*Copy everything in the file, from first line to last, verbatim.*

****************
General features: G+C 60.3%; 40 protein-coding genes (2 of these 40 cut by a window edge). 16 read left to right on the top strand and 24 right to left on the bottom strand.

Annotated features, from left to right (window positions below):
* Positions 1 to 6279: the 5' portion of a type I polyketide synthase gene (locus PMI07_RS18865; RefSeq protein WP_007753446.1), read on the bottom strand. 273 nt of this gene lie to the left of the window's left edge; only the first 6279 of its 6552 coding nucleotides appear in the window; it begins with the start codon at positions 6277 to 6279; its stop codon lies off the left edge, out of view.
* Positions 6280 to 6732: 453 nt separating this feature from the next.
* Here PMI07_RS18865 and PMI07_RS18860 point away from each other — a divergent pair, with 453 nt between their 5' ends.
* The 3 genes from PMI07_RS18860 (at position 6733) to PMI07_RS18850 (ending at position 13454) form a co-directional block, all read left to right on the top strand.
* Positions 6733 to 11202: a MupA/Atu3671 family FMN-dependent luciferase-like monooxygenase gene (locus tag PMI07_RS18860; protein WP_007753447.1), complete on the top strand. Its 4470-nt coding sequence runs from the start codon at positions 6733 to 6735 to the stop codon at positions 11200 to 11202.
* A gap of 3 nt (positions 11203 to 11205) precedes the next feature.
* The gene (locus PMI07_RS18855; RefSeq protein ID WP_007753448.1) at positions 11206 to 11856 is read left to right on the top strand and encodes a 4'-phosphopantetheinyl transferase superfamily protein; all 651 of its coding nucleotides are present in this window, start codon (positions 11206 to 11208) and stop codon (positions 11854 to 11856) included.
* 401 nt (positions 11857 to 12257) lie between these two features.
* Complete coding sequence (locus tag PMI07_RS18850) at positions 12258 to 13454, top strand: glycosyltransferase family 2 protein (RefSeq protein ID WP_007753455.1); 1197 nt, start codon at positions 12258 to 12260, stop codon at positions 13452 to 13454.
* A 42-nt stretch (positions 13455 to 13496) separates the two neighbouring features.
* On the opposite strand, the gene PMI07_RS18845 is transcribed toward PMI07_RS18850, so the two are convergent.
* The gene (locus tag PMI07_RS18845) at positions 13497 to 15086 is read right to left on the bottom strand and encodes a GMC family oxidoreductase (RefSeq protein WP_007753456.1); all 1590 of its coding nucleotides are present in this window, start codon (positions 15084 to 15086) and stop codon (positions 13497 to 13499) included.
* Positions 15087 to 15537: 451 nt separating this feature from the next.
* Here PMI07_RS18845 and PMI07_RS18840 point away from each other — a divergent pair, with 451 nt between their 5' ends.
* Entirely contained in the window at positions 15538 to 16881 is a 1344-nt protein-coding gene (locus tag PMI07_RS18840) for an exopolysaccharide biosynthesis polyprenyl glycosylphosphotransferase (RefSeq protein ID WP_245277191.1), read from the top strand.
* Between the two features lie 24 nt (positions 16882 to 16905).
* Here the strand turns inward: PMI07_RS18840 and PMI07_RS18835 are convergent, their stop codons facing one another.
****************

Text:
General features: G+C 60.3%; 40 protein-coding genes (2 of these 40 cut by a window edge). 16 read left to right on the top strand and 24 right to left on the bottom strand.

Annotated features, from left to right (window positions below):
* Positions 1 to 6279: the 5' portion of a type I polyketide synthase gene (locus PMI07_RS18865; RefSeq protein WP_007753446.1), read on the bottom strand. 273 nt of this gene lie to the left of the window's left edge; only the first 6279 of its 6552 coding nucleotides appear in the window; it begins with the start codon at positions 6277 to 6279; its stop codon lies off the left edge, out of view.
* Positions 6280 to 6732: 453 nt separating this feature from the next.
* Here PMI07_RS18865 and PMI07_RS18860 point away from each other — a divergent pair, with 453 nt between their 5' ends.
* The 3 genes from PMI07_RS18860 (at position 6733) to PMI07_RS18850 (ending at position 13454) form a co-directional block, all read left to right on the top strand.
* Positions 6733 to 11202: a MupA/Atu3671 family FMN-dependent luciferase-like monooxygenase gene (locus tag PMI07_RS18860; protein WP_007753447.1), complete on the top strand. Its 4470-nt coding sequence runs from the start codon at positions 6733 to 6735 to the stop codon at positions 11200 to 11202.
* A gap of 3 nt (positions 11203 to 11205) precedes the next feature.
* The gene (locus PMI07_RS18855; RefSeq protein ID WP_007753448.1) at positions 11206 to 11856 is read left to right on the top strand and encodes a 4'-phosphopantetheinyl transferase superfamily protein; all 651 of its coding nucleotides are present in this window, start codon (positions 11206 to 11208) and stop codon (positions 11854 to 11856) included.
* 401 nt (positions 11857 to 12257) lie between these two features.
* Complete coding sequence (locus tag PMI07_RS18850) at positions 12258 to 13454, top strand: glycosyltransferase family 2 protein (RefSeq protein ID WP_007753455.1); 1197 nt, start codon at positions 12258 to 12260, stop codon at positions 13452 to 13454.
* A 42-nt stretch (positions 13455 to 13496) separates the two neighbouring features.
* On the opposite strand, the gene PMI07_RS18845 is transcribed toward PMI07_RS18850, so the two are convergent.
* The gene (locus tag PMI07_RS18845) at positions 13497 to 15086 is read right to left on the bottom strand and encodes a GMC family oxidoreductase (RefSeq protein WP_007753456.1); all 1590 of its coding nucleotides are present in this window, start codon (positions 15084 to 15086) and stop codon (positions 13497 to 13499) included.
* Positions 15087 to 15537: 451 nt separating this feature from the next.
* Here PMI07_RS18845 and PMI07_RS18840 point away from each other — a divergent pair, with 451 nt between their 5' ends.
* Entirely contained in the window at positions 15538 to 16881 is a 1344-nt protein-coding gene (locus tag PMI07_RS18840) for an exopolysaccharide biosynthesis polyprenyl glycosylphosphotransferase (RefSeq protein ID WP_245277191.1), read from the top strand.
* Between the two features lie 24 nt (positions 16882 to 16905).
* Here the strand turns inward: PMI07_RS18840 and PMI07_RS18835 are convergent, their stop codons facing one another.